A.  History of Mineralogy
--click here and then page down to read a brief history of Mineralogy--

B.  Definition and the Nature of Minerals
      -naturally occurring-
                   substances formed in the laboratory are not strictly minerals even though
                   these may have the same name--such an example is diamond             

             -homogeneous solid-
                  a single solid substance which cannot be separated into simpler compounds--

             -inorganic substances-
                  comprised of elements which do not have a composition of C-H-N-O linkage
                  which is organic--diamonds and graphite are comprised solely of carbon atoms
                  which must be considered inoganic-petroleum and coal, even though referred
                   to as mineral resources cannot be minerals because they have an organic
                   composition and petroleum is not solid

             -definite chemical composition-      
                   a mineral is comprised of atoms of an element or elements which must be
                   represented by a chemical formula although this need not be fixed and can
                   vary within strict limits--olivine may have the composition, Mg2SiO4 or
                   Fe2SiO4 and may vary in the amounts of  Mg and Fe, thereby represented as
                   (Mg,Fe)2SiO4 where Mg + Fe = 2

             -ordered atomic arrangement-
                    the same mineral will always have the same ordered atomic arrangement and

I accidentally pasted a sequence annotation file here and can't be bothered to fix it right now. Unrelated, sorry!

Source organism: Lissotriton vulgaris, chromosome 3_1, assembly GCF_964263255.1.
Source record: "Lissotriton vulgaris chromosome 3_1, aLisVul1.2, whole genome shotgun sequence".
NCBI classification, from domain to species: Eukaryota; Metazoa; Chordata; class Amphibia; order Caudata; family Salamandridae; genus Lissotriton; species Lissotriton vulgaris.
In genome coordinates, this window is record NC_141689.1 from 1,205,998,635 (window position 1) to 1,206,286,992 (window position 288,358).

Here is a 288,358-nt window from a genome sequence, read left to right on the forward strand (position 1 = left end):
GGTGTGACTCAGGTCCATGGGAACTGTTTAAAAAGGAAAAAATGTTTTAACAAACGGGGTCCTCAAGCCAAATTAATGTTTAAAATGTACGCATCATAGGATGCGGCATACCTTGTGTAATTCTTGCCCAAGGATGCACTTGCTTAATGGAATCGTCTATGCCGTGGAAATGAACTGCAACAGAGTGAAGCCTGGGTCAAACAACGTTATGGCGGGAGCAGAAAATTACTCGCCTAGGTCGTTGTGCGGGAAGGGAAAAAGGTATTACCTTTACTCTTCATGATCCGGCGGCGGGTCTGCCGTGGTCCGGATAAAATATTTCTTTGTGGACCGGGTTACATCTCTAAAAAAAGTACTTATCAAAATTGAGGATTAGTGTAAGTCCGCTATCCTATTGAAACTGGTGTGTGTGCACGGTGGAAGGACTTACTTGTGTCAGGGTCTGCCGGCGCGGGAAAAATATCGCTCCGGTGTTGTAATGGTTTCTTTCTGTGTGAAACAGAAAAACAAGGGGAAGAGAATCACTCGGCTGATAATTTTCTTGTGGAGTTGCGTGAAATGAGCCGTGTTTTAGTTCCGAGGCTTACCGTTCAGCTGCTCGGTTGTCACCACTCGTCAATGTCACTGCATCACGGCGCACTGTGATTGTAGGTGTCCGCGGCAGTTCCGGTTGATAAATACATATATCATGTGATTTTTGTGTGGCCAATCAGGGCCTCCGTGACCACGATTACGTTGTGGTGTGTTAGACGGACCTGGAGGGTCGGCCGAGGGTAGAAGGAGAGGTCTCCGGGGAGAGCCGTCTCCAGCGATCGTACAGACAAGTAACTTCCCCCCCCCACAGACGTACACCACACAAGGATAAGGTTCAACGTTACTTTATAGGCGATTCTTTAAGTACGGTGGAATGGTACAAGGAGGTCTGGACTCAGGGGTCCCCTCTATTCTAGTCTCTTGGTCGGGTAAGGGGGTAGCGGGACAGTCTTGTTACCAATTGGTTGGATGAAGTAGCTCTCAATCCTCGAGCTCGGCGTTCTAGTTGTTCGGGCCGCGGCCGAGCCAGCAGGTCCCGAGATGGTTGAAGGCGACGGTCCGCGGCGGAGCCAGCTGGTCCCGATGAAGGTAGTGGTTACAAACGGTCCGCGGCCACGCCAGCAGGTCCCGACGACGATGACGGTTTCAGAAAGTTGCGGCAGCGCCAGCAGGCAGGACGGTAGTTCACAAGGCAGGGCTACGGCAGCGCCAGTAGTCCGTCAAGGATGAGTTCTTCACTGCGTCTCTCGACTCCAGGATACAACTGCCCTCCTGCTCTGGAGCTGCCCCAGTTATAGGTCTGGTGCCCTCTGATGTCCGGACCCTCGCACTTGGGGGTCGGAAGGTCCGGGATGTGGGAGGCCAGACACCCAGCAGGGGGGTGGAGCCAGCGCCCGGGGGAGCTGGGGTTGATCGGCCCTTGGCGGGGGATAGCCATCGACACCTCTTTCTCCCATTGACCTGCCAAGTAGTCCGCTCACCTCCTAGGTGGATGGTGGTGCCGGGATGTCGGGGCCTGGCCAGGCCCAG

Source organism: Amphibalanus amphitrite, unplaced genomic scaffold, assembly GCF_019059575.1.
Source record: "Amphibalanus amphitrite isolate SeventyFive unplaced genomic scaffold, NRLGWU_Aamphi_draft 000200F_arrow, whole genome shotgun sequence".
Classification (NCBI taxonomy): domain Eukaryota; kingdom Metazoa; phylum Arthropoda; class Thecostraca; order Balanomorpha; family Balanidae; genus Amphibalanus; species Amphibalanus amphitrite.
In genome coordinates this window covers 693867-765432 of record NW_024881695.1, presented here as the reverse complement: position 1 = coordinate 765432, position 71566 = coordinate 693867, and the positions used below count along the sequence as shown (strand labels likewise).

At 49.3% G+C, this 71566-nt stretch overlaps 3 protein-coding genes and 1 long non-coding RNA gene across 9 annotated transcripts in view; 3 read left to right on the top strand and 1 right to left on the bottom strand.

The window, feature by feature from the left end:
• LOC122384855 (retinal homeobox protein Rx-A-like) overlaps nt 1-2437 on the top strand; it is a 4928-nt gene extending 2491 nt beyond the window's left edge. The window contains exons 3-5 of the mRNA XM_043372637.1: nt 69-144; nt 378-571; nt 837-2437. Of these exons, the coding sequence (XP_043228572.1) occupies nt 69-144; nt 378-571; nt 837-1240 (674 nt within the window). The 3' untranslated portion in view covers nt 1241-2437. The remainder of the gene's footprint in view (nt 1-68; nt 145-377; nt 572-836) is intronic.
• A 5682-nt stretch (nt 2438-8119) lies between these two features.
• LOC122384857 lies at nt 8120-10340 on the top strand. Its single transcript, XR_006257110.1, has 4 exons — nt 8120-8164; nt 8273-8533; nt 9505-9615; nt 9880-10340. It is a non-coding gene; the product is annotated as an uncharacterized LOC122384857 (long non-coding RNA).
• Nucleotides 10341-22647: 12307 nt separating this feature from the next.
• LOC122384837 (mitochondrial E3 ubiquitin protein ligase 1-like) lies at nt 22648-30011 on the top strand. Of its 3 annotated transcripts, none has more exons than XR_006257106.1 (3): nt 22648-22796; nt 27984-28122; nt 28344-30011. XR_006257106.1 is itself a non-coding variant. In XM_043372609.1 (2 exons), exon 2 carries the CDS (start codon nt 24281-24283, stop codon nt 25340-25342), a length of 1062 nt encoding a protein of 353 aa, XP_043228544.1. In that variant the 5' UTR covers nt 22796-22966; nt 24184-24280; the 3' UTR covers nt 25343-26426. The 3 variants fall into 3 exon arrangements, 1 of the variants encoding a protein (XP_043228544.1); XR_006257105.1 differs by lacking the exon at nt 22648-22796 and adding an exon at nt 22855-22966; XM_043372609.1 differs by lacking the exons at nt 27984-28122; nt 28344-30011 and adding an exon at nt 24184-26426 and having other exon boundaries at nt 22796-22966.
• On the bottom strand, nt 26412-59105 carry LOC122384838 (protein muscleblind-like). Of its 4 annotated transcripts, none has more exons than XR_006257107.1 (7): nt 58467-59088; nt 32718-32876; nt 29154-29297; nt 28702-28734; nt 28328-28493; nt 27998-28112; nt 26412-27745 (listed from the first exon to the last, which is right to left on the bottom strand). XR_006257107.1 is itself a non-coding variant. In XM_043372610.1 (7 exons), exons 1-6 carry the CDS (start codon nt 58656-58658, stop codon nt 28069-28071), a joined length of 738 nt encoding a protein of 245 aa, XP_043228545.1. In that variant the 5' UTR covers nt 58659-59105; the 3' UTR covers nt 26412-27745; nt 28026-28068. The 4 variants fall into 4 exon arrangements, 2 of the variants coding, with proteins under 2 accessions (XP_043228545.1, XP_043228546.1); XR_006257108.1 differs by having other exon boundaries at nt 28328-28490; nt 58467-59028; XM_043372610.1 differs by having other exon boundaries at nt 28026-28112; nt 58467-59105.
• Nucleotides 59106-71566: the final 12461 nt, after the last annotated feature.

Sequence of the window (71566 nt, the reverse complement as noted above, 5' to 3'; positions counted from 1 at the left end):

is like a genetic code for that mineral--mineraloids are substances which
                    resemble minerals but do not have an ordered arrangement of atoms


C.  Overview of The Mineralogy Course
-to better understand the nature of minerals and how to identify them by name, we
                must study in detail specific mineral attributes as:
                     1.   physical properties
                     2.   crystal habits and forms (crystallography)
                     3.  chemical nature
                     4.  nature of atomic arrangement
              -there are specific exercises in lecture and lab to aid in learning this material-

D.  Important References
              -your textbook will act as an important reference--in addition there are very important
               Links on the internet which can supplement the course material--click on the following:

        1.Galaxy Mineral Collection
        2. Excellent and Detailed Mineral Information
        3. Mineralogy Course Resources on the Internet
        4. Internet Course Notes for Mineralogy
            a. at Auburn Univ.
            b. at Rice University
            c at Oregon University
           d. at Colorado University--atomic structures of minerals           
        5. Other Mineralogy Links and Databases--click on a letter

 E. Click Here for Mineral Name Cross Word Game